Retired Army Gen. Wesley K. Clark and Rep. Dennis J. Kucinich of Ohio donned black turtlenecks and jackets for the occasion. All the candidates brought flashy 30-second campaign videos, many featuring quick camera cuts and hip-hop music aimed toward young voters.

About a dozen of several hundred young people who filled Boston's Colonial-era Faneuil Hall, a forum for public speeches since the days of Samuel Adams, pressed the candidates on matters such as gay rights, sex education and marijuana use. (Dean, Edwards and Sen. John F. Kerry said they had used it; Kucinich, Clark, Sharpton and Sen. Joe Lieberman said they had not. Former Illinois Sen. Carol Moseley Braun declined to answer.)

One candidate was conspicuously absent from the mix: Rep. Richard A. Gephardt of Missouri skipped the event to campaign in Iowa, making him the first presidential hopeful to pass on a debate since they began campaigning in earnest this fall.

With yet another forum scheduled to be held tonight in Manchester, N.H., some political analysts said the debates had diminishing value for candidates trying to shore up their support. For Gephardt, who has pinned his strategy on a strong showing in the Jan. 19 Iowa caucuses, time is especially precious.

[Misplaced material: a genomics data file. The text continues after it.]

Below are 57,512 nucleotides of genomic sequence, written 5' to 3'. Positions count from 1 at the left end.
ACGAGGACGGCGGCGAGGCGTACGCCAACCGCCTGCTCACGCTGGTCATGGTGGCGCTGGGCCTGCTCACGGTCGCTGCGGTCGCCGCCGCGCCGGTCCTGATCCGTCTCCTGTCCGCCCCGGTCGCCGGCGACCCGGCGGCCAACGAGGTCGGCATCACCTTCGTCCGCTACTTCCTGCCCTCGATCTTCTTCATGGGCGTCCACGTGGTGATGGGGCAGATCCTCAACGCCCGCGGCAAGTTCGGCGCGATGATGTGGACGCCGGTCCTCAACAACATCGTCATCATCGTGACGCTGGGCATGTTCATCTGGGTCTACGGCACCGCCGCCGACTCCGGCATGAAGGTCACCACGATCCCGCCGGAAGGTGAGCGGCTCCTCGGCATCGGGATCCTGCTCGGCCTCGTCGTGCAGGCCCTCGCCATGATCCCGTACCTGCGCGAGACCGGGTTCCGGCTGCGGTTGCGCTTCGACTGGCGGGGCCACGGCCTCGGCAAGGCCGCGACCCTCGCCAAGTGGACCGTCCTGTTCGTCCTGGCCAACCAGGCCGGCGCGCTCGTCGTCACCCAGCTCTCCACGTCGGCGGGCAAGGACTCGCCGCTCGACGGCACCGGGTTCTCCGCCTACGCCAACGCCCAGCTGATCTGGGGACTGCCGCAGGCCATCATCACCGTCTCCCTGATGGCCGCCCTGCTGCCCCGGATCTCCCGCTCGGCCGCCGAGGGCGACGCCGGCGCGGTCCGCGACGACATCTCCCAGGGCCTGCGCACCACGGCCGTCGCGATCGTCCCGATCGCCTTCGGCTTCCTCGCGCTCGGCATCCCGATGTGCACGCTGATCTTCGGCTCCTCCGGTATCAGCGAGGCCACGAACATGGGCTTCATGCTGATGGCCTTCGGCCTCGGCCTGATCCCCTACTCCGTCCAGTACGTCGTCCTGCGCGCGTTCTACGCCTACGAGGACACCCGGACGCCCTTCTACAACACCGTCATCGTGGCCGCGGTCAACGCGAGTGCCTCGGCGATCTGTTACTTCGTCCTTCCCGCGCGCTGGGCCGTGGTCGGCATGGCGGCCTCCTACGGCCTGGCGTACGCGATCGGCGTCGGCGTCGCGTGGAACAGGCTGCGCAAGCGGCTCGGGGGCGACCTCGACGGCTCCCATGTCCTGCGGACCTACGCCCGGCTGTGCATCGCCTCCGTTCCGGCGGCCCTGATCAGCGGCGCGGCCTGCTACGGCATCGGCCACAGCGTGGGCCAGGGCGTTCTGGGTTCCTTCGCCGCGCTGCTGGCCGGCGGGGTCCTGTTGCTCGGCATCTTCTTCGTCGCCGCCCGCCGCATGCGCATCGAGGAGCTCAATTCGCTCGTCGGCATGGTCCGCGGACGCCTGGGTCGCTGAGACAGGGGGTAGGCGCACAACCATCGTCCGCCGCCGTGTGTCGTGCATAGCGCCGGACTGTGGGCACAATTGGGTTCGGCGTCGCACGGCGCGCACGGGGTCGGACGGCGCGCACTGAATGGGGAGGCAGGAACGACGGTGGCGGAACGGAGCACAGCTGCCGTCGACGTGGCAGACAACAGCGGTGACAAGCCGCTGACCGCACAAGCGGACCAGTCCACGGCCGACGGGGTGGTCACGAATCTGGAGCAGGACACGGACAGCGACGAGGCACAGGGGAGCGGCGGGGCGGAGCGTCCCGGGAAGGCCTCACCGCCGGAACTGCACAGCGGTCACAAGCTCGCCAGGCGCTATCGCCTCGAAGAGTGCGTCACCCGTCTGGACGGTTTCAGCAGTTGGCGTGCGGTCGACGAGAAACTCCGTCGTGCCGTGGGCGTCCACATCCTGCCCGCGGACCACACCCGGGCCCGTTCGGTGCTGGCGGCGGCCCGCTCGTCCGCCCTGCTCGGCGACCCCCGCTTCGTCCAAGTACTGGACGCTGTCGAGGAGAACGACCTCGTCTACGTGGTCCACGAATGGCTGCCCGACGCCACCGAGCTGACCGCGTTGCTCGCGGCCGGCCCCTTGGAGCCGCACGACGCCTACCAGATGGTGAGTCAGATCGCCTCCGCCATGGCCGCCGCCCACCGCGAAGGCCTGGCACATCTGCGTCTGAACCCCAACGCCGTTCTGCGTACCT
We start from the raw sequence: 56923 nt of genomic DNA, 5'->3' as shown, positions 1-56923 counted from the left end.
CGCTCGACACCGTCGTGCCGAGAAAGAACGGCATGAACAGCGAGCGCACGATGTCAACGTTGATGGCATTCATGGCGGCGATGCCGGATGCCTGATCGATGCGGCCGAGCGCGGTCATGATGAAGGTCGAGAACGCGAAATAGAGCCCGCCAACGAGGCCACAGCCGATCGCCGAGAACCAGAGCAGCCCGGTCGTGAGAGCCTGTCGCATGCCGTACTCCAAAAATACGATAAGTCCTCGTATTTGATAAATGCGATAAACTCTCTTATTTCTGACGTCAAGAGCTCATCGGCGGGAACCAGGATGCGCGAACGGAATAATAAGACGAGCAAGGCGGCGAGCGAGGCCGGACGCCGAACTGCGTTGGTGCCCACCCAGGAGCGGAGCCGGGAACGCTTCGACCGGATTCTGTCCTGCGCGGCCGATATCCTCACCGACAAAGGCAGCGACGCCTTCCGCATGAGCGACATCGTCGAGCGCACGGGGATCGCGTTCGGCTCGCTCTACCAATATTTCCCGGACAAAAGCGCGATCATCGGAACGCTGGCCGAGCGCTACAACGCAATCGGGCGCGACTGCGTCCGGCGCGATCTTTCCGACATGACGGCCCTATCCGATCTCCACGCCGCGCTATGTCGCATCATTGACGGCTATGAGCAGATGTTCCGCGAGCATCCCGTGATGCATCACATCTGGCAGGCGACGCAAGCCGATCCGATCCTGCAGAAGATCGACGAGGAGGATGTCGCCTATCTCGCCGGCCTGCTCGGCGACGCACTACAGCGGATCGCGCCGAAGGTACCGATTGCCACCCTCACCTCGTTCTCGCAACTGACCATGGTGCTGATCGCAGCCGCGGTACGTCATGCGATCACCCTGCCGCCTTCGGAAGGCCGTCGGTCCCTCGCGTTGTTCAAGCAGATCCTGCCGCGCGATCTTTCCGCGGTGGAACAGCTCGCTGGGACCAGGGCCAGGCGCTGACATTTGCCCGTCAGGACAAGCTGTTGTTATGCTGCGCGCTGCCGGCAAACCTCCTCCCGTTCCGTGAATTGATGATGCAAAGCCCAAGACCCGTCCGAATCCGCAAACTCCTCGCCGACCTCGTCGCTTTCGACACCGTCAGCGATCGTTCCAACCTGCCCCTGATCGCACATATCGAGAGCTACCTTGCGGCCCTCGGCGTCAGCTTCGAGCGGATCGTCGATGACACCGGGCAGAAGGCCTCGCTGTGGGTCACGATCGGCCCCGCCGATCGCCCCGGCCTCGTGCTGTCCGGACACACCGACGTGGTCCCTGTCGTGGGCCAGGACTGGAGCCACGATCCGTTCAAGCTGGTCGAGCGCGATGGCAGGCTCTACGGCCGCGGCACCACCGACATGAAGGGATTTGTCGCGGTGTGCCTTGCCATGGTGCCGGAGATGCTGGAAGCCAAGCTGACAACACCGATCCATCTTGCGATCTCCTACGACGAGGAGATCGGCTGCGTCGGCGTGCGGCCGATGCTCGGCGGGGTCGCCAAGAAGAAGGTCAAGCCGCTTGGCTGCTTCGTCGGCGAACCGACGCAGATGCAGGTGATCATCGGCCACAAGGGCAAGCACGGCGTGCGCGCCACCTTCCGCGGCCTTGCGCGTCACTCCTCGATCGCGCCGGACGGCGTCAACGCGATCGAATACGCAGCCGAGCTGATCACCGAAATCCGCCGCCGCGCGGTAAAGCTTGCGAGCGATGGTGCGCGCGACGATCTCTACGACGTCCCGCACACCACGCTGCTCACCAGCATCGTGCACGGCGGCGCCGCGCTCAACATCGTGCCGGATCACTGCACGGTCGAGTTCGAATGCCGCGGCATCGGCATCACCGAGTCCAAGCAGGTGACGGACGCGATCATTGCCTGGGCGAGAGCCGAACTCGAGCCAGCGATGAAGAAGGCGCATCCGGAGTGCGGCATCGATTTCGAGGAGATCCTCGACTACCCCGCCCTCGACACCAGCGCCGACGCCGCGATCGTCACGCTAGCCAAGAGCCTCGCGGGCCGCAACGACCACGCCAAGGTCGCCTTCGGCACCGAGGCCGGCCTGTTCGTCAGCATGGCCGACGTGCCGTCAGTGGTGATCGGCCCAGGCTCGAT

The most dramatic moment Tuesday came early in the debate, when Sekou Diyday, who is 25 and black, told Dean he was offended by his remark about the Confederate flag and asked how he planned to be sensitive to African Americans.

In his answer, the Vermont governor did not explain his reference to the flag, but said he believed the Democratic Party needed to do more to appeal to poor whites who are not being served by the current administration. He quoted civil rights leader Martin Luther King Jr.'s desire for whites and blacks to work together.

"When white people and black people and brown people vote together in this country, that's the only time that we make social progress, and they need to come back to the Democratic Party," he said.